The Methuselah Star - Cosmic Pursuits (2024)

The Methuselah Star - Cosmic Pursuits (1)

The dim zodiacal constellation Libra harbors just a handful of dim deep-sky objects and no bright stars. But within its boundaries lies the Methuselah Star, an ancient relic of the early universe born from the ashes of the first stars that formed after the Big Bang. It’s likely the oldest object of any kind you will ever see, and it’s an easy target in a pair of binoculars or small telescope.

The First Stars

The Methuselah Star, known less poetically as HD 140283 dates back to a time before the Milky Way itself formed in its current state. The star is one of the first offspring of the first stars that formed in the universe, which astronomers call Population III stars (for historical reasons). These stars assembled themselves about 150 million years after the Big Bang from the thin soup of hydrogen and helium gas that permeated the cosmos. Pockets of slightly denser gas in this early era drew in more gas, heating and grower denser, and eventually collapsing into the first patches of star formation. The cores of these first collapsing gas clouds contained no complex atoms or molecules to radiate away heat, so only the most massive gas clouds had enough gravity to condense and begin nuclear fusion in their cores. In rare patches here and there, visible light arrived in the universe at last.

The first stars were big, bright, hot, and fast burning, and they blew up as supernovae. None remain, at least in the local universe, so no one has ever seen one. Astronomers are, however, seeking signs of these stars in the distant universe (and therefore distant past) with the help of the James Webb Space Telescope (JWST) and other earthbound instruments.

The Methuselah Star - Cosmic Pursuits (2)

As they blew up, these immense Population III stars forged heavier elements from hydrogen and helium in their cores and scattered traces of these elements into space. These elements, like carbon, oxygen, and iron, altered the course of star formation and universe by cooling condensing clouds and making it easier for new stars to form. An immense burst of new star formation followed as stars formed with a light peppering of heavy elements formed from the ashes of the first stars. These second-generation stars, so-called Population II stars, are nearly all gone, although a few linger in globular clusters and as individual rogue stars like HD 140283 that inhabit the halo around our galaxy. As the interstellar medium became ever more enriched with heavy elements from dying Population II stars, the latest generation of Population I stars formed along with dense and rocky planets. Our Sun, about 5 billion years old, is a Population I star.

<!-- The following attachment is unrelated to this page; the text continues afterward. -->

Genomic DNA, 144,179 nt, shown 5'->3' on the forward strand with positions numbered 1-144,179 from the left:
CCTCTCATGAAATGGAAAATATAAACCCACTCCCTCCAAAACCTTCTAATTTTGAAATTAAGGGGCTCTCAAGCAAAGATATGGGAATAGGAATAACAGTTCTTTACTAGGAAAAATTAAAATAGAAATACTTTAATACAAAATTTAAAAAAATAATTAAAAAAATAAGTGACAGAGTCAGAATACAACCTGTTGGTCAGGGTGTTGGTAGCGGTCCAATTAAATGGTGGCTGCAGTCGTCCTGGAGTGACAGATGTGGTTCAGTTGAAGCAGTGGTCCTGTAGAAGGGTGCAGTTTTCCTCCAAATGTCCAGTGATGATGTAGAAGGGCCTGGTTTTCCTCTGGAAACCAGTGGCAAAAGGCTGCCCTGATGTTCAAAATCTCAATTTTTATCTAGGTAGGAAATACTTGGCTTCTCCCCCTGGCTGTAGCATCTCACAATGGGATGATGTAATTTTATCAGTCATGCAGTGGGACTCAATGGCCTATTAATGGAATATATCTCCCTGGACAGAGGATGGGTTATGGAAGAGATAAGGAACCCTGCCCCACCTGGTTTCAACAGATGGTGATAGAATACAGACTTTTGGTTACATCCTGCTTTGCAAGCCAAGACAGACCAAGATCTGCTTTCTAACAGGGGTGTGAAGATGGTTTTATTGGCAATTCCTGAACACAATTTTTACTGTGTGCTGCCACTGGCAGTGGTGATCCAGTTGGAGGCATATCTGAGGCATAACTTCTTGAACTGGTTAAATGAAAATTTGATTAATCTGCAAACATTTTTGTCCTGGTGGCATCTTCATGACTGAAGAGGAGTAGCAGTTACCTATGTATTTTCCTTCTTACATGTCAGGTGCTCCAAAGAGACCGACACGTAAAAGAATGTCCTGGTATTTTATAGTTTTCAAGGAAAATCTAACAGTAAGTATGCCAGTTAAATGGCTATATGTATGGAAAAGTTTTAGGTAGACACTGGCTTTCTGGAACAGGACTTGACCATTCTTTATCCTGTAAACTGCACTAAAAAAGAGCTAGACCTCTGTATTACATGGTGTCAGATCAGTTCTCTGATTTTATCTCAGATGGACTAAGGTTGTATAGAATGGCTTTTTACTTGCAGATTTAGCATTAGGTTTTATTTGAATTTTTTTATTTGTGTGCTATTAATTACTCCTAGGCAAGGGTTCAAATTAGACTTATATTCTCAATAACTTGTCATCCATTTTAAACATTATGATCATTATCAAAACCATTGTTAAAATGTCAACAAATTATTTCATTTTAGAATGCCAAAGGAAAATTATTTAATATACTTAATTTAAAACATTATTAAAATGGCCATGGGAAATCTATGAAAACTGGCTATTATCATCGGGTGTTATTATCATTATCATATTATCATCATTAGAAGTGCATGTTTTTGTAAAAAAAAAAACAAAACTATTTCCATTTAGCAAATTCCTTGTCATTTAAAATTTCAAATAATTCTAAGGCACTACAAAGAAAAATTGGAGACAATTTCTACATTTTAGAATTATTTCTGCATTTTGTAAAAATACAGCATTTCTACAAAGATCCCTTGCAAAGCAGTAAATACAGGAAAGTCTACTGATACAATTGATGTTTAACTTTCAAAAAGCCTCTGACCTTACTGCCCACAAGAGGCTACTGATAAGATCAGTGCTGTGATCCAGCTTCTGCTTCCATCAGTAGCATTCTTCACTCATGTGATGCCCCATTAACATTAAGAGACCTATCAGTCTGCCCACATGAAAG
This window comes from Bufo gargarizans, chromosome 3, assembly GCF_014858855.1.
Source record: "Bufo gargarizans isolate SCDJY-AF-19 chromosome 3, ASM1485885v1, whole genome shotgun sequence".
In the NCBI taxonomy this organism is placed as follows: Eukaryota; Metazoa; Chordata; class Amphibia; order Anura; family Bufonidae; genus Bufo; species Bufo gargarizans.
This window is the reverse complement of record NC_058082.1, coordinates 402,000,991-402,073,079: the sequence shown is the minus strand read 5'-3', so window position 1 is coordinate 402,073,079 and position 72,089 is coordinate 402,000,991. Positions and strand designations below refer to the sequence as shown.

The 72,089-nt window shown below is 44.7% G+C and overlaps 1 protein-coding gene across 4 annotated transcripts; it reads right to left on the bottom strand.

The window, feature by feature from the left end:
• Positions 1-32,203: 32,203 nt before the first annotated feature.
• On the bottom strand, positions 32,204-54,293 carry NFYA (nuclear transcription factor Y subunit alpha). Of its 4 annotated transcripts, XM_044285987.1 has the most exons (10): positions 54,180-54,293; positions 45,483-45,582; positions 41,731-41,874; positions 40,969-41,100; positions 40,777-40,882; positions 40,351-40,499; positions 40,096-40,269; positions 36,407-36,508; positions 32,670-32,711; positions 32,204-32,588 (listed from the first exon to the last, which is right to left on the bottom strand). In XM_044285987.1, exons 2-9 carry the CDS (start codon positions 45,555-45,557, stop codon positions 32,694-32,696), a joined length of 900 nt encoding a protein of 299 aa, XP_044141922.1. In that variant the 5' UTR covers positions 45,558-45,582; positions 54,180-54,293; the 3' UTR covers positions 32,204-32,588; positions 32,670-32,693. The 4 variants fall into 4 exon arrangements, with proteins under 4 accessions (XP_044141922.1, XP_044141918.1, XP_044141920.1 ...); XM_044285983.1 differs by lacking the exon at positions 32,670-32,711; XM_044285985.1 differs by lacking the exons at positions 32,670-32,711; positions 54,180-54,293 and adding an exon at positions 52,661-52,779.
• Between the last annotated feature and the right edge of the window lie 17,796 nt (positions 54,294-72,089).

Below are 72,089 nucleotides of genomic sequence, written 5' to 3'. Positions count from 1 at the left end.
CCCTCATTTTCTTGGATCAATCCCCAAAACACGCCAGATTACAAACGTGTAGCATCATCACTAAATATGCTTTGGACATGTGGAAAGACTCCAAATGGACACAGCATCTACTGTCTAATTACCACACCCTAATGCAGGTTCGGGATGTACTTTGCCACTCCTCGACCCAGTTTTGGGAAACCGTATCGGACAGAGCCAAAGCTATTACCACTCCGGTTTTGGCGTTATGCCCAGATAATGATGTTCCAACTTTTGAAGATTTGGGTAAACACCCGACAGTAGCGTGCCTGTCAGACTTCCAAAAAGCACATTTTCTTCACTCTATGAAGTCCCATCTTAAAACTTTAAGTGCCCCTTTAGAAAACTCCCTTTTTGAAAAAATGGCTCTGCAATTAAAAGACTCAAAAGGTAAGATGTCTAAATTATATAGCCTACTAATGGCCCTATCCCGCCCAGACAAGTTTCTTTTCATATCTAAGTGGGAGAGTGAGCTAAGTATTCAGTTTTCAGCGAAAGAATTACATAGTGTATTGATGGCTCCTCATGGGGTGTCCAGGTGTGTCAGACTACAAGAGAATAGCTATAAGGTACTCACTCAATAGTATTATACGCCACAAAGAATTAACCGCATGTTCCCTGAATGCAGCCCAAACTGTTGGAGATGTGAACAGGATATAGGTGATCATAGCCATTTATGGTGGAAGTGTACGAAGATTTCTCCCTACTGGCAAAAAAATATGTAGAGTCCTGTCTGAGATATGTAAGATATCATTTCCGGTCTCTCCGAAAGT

Determining the Age of the Methuselah Star

Astronomers figure HD 140283 is one of the earliest Population II stars because it contains fewer heavy elements than most stars of its generation. Astronomers use the abundance of heavy elements such as iron and carbon as a proxy for age. The lower the iron abundance, for example, the older the star. HD 140283 has a trace abundance of carbon about 250 times smaller than our Sun, which suggests its immensely old. How old? Astronomers have been trying to answer this question for decades using computer models of stellar evolution and estimates of the star’s distance (and therefore true brightness). A couple of decades ago, crude measures of distance suggested an age of more than 14 billion years, older than the universe itself. In a 2015 study, far more accurate distance measurements from the Gaia space telescope revealed the star was 190 light years away, which lead to an age determination of 13.7 ± 0.7 billion years, a figure that lies within the presently accepted age of the universe. A new study in 2021, however, suggests the star might be as young as 12 billion years old.

The Methuselah Star - Cosmic Pursuits (3)

How To See This Ancient Stellar Relic

With the JWST, astronomers are looking to the ends of the universe to find the first stars. So what’s one of their earliest stellar offspring doing in our part of the galaxy? The answer, it seems, is that it’s just visiting. HD 140283 moves at a high velocity more or less perpendicular to the plane of the Milky Way. It likely came from its vast halo of ancient stars and will head back into the galactic halo one day. It may have been ejected by a globular cluster long ago or originated in a small primeval dwarf galaxy gobbled up by the Milky Way billions of years ago.

The Methuselah Star gets high marks for being astronomically rare and fascinating, but it’s not particularly visually striking. It looks like any other yellow-white star. This elder statesman of the galaxy about 6.5o east-southeast of Beta Librae (Zubeneschamali) in a field devoid of any bright stars. The star shines at 7th magnitude and lies within reach of any pair of binoculars or small telescope. It’s about 19o north of the plane of the Milky Way and just west of the more star-rich region of Scorpius.

Despite its modest appearance, the Methuselah Star is worth a look. It was born when the universe was perhaps less than 5% of its current age, and it’s witnessed the formation of the Milky Way, the assembly of galaxy clusters, and the lives and deaths of countless trillions of stars over its long lifetime.

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The Methuselah Star - Cosmic Pursuits (2024)
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